Goldman considers joining the financial migration to Florida
Goldman Sachs is one of Wall Street’s best-known firms, its identity indelibly tied to New York. Yet it may move at least some parts of a major division to Florida, with costs and the pandemic in mind.
DealBook has confirmed that the bank has explored moving some of its asset management unit, following a Bloomberg report that executives had scouted office locations and spoken with officials in Florida. It’s not clear how much of the business, which generates about $8 billion in annual revenue, might move. The firm has reportedly looked at areas around Miami, but may ultimately choose to move elsewhere (or not at all).
Goldman already bases some operations outside of New York: It has been building up its investor relations team in Dallas, while its Marcus consumer-lending division is in Salt Lake City. A spokesman for the bank told DealBook that it is “executing on the strategy of locating more jobs in high value locations throughout the U.S.,” but it has “no specific plans to announce at this time.”
Saving money is a major factor. In January, Goldman identified its real estate footprint as a target in its $1.3 billion cost-cutting campaign. Since then, remote working during the pandemic has persuaded many companies to shift operations to lower-cost locations. A similar shift is afoot for firms in Silicon Valley, with Hewlett-Packard Enterprise moving to Houston and Palantir to Denver, among others.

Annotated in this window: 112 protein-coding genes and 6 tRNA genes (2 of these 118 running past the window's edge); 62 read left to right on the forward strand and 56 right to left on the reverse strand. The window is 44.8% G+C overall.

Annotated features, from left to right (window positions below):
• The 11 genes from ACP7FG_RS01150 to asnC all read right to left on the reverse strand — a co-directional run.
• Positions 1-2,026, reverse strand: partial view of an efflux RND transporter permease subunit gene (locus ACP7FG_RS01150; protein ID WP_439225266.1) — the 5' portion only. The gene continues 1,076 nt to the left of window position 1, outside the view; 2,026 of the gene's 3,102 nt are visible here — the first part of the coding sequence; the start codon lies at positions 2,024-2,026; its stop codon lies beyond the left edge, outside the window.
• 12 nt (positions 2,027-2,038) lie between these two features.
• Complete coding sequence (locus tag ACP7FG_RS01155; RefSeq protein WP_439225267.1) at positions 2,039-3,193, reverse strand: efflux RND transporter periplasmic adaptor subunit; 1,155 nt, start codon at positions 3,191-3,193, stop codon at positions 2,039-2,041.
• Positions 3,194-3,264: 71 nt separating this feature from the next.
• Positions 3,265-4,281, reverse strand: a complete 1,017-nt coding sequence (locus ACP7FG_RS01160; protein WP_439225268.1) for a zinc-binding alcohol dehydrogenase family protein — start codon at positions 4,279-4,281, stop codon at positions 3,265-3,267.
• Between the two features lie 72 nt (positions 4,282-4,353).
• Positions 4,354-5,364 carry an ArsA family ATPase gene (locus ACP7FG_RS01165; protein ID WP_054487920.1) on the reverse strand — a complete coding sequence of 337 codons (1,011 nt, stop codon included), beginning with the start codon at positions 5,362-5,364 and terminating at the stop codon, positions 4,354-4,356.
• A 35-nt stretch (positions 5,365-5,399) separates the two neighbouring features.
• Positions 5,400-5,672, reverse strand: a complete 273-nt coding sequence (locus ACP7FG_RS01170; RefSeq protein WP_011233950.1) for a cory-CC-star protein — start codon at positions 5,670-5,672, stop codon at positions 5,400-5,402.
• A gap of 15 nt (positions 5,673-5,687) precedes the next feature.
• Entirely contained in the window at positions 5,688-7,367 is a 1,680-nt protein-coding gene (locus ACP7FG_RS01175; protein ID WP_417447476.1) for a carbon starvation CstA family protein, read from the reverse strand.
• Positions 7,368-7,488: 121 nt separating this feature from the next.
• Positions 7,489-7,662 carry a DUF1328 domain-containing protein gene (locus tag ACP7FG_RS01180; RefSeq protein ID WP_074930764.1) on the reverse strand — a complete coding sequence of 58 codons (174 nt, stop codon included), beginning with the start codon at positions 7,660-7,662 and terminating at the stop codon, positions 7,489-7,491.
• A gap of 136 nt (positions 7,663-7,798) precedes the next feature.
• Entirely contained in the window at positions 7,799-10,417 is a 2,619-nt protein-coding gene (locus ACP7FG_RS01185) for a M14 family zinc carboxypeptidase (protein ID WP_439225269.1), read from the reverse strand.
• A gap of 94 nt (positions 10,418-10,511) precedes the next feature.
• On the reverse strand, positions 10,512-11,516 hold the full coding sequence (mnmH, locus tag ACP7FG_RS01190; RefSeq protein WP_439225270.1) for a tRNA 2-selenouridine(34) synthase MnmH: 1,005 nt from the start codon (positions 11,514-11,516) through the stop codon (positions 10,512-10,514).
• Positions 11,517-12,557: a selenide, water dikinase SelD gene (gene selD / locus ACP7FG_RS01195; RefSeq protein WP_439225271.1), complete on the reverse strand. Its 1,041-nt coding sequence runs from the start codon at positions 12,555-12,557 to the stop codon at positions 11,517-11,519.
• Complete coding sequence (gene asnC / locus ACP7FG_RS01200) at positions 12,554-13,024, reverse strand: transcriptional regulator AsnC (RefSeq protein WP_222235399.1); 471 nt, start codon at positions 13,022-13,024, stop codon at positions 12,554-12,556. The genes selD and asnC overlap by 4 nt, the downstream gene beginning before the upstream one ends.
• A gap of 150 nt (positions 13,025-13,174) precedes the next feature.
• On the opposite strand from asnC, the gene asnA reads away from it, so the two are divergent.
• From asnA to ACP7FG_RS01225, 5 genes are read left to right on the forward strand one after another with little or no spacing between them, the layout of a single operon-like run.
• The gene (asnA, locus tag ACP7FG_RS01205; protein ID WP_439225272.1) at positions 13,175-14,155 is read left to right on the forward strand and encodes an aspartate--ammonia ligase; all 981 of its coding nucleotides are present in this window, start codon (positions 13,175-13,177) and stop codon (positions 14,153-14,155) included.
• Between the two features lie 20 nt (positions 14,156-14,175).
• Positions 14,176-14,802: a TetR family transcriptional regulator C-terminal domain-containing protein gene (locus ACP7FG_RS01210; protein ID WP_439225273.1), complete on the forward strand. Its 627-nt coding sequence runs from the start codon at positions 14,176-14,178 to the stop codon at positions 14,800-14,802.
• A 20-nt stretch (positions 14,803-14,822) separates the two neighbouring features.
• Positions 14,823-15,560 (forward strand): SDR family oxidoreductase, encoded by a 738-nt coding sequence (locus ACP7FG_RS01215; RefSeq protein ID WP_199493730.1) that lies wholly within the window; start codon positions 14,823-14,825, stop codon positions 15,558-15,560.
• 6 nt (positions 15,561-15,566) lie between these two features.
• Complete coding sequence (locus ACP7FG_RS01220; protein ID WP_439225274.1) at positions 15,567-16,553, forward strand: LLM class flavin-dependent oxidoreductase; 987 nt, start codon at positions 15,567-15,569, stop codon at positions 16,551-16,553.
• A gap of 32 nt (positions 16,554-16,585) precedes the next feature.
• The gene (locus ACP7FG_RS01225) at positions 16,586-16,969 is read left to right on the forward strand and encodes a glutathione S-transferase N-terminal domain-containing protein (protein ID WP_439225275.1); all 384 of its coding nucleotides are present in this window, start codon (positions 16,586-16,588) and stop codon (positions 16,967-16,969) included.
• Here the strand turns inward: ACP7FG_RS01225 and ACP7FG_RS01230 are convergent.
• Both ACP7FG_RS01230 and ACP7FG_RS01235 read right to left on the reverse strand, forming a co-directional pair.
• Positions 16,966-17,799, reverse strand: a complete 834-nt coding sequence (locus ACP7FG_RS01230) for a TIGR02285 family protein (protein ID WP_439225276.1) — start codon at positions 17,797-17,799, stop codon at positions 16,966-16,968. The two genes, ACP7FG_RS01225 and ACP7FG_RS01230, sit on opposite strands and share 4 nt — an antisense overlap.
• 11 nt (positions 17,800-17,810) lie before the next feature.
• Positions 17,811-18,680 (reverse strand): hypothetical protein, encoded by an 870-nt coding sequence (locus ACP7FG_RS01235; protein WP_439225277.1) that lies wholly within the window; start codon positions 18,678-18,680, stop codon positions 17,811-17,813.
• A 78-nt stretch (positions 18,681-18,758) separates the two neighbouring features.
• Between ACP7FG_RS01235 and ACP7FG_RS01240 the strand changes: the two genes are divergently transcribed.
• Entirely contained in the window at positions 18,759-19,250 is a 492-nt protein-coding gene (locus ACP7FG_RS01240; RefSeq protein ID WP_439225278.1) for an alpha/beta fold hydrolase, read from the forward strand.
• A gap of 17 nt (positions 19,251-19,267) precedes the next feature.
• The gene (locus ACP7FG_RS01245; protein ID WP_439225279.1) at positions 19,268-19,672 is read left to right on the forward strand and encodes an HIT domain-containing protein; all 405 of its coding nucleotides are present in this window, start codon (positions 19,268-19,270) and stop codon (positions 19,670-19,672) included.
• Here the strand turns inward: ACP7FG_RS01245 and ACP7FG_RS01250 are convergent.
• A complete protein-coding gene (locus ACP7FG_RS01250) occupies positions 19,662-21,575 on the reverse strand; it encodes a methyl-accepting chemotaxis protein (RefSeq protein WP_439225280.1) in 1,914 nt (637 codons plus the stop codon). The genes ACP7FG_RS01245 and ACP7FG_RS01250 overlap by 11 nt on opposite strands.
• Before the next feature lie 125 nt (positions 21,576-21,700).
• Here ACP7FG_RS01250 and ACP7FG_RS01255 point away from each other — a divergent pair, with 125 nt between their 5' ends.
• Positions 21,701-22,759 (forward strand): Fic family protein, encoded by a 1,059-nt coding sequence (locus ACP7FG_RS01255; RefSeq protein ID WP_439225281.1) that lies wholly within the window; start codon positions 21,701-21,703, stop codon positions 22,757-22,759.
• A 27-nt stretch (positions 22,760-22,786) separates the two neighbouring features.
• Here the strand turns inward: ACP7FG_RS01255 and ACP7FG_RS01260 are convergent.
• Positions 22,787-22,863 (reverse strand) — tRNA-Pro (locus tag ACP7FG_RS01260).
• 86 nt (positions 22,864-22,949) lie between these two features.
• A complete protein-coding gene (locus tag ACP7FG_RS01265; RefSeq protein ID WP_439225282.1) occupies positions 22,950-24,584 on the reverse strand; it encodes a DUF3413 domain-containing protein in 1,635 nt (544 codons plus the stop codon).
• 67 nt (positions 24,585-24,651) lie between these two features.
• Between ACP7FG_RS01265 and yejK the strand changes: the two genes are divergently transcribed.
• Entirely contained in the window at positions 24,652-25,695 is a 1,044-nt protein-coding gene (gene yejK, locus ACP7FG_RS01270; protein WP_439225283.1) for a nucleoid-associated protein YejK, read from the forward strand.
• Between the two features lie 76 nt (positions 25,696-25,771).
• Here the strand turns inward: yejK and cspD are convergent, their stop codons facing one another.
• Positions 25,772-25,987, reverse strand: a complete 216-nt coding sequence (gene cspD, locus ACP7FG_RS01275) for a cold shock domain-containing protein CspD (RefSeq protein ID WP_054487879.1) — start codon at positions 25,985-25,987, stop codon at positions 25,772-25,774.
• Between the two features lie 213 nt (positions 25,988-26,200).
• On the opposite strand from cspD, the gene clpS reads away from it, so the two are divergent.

Florida is particularly popular for the financial industry. Elliott Management plans to move its headquarters from Midtown Manhattan to West Palm Beach, and Citadel and Blackstone are also expanding in the state. The lifestyle appeals to some financial high-rollers, who can keep East Coast hours while benefiting from warmer weather, palatial homes near the beach and no state income tax.
Goldman’s potential move may become a political talking point, as New York City faces a budget shortfall because of the pandemic. Any potential loss in taxes is sure to play a part in the mayoral race that kicks into high gear next year.
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